This is an obvious one, especially if you’re involved with a team sport, have competed in a relay event or have experience captaining a squad. Part of the discipline of being a high performer includes taking the initiative and guiding and motivating the people around you to get the best result out of everyone. Even if you compete in an individual sport, athletes are never really working alone – most continually interact with a support network of coaches, physios, nutritionists, psychologists, sports scientists and performance lifestyle advisors. The natural ability for athletes to inspire and guide others extends beyond sport. When the time comes to co-ordinate with colleagues and team members in a working environment, athletes find it second nature to take the lead. Part of being an elite sporting performer also means understanding and supporting the needs of other athletes around you. Recognising that people operate differently (in both sport and other fields), and being able to develop an environment where individualism thrives, is another reason why sportsmen and women progress quickly in the workplace.
Goal Setting & Application
Many people in many different walks of life set goals for themselves. A lot of people aspire to be academically successful, dream of being rich, or want to change the world in some capacity. The majority of the general population fall short of these ambitions. The difference between athletes and others is that athletes usually have an innate ability to apply themselves to goals, and the tenacity to persevere when things get tough. We’re also very familiar with the process of breaking goals down into achievable short-term objectives, continually monitoring and adjusting progress, and single-mindedly pursuing a target until it is achieved. Even if you never attained the accolades of Usain Bolt, Michael Phelps or Mo Farah, the practice of repeatedly challenging yourself to become better – to achieve what may seem impossible – is a habit for life. When given a task by your boss in the future, or set an assignment in a new industry, athletes find it straightforward to analyse tasks, identify methods for solving problems, and commit themselves to succeeding at the challenge. Additionally, athletes are good at taking responsibility for the outcome of tasks. In sport, we’re accountable for our interactions, our training and, ultimately, the end result on competition day. This transfers seamlessly to other pursuits, where we’re more likely to accept responsibility and less likely to blame others if things don’t go well.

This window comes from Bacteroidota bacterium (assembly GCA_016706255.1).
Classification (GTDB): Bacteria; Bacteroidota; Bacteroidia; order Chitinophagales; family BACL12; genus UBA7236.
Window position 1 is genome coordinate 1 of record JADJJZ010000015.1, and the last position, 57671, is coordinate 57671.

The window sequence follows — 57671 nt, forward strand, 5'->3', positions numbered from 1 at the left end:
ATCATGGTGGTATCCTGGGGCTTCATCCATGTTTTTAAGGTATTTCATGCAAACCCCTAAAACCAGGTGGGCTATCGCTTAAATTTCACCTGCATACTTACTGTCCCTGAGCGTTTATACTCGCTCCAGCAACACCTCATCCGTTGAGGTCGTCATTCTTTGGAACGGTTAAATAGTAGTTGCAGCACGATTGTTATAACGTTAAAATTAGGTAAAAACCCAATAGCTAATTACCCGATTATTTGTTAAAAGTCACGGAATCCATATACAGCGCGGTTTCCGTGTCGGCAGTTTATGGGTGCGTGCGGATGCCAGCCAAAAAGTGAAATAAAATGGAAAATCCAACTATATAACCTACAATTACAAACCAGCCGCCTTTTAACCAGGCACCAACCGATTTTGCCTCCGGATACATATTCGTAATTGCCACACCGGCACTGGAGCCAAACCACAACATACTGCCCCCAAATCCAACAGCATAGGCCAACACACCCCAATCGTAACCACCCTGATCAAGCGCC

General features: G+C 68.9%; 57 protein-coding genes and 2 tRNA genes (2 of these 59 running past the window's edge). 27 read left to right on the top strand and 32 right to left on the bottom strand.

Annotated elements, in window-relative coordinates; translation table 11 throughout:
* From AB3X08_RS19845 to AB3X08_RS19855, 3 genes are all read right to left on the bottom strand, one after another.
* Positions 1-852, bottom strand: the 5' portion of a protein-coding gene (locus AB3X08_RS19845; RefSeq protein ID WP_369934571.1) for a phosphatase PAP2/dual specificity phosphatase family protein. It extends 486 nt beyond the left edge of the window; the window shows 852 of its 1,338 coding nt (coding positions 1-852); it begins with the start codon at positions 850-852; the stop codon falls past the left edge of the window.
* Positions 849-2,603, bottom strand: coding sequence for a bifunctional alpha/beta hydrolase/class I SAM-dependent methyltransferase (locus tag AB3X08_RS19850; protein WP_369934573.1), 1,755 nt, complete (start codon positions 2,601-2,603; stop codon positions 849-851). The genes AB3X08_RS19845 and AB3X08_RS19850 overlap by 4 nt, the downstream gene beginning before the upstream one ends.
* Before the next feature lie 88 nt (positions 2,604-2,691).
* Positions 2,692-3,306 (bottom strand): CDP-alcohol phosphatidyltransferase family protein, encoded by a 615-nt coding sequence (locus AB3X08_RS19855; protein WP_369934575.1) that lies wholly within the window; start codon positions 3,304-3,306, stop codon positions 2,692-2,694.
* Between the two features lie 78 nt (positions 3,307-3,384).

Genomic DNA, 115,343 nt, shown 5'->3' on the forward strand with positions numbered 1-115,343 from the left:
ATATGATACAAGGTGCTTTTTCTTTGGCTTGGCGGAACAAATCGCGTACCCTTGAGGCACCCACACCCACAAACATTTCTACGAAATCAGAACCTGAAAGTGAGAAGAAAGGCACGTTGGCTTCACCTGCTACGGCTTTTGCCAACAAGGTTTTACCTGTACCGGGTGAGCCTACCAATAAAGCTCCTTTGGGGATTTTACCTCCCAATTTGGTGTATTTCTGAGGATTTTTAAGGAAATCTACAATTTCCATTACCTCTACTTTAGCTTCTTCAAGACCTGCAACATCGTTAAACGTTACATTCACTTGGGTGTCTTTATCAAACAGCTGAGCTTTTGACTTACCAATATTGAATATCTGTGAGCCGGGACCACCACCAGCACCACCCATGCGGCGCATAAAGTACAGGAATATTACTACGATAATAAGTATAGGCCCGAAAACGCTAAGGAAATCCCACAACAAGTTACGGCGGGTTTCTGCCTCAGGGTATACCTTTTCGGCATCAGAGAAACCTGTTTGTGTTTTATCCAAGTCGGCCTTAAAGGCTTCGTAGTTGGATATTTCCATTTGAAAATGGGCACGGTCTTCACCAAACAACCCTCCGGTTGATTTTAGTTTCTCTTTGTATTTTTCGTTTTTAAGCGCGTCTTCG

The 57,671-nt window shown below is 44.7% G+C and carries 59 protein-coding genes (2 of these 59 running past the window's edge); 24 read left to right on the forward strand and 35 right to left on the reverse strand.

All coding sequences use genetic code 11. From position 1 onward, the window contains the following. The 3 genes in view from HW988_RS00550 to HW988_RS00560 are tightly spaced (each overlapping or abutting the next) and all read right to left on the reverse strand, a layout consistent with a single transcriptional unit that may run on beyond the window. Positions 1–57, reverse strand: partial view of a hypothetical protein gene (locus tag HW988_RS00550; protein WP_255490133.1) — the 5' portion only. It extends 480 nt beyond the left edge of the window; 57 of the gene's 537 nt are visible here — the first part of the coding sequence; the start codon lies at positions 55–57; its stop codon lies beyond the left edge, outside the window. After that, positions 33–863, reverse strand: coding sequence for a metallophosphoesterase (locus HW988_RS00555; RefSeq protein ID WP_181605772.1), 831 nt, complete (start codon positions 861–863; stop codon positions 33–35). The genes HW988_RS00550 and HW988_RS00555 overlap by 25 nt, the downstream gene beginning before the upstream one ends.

Performing Under Pressure
Stress is a part of adult life, and how we manage it often defines not only how successful we are, but how happy we are too. Representing your country on an international level brings a unique pressure, and experiencing this intense and competitive environment teaches athletes a lot about the way they personally handle stress. Even if you freaked out and panicked as a youngster, the likelihood is that, over time, experimentation and psychological training have equipped you with individualised skills and tools to cope with demanding situations. Admittedly, when you enter the ‘real world’ there may not be many occasions to equal an Olympic Games final, but the body doesn’t necessarily distinguish between stressful scenarios; to our brains, stress is stress. This means that whether you need meditation, motivation, family chat, distractions (or any other form of stress busting tactic), you’re probably already in a position to not only manage future career pressure, but thrive in challenging circumstances.
Handling Disappointment & Failure
Not every athlete reaches their ultimate goal. In fact, a very small percentage of sportsmen and women will achieve absolutely everything that they dreamt of doing. And even if you’re one of the lucky few, it’s almost unheard of to complete a career without any disappointments, dips in performance, injuries or setbacks. If you’re put off by one substandard performance then you won’t make it very far as an elite athlete, so sportsmen and women develop formidable resilience when dealing with undesirable outcomes. Although it can feel rubbish at the time, we grow familiar with the process of reflecting on what when wrong, analysing how we could have achieved a different result, and learning from each experience so that we have a better chance of succeeding in the future. This process is true of any pursuit that takes you out of your comfort zone, and there will be times in a person’s career where mistakes are made and objectives are not met. How people deal with negative situations, by establishing techniques to manage disappointment and learn from mistakes, can be a defining factor in how successful you will ultimately be.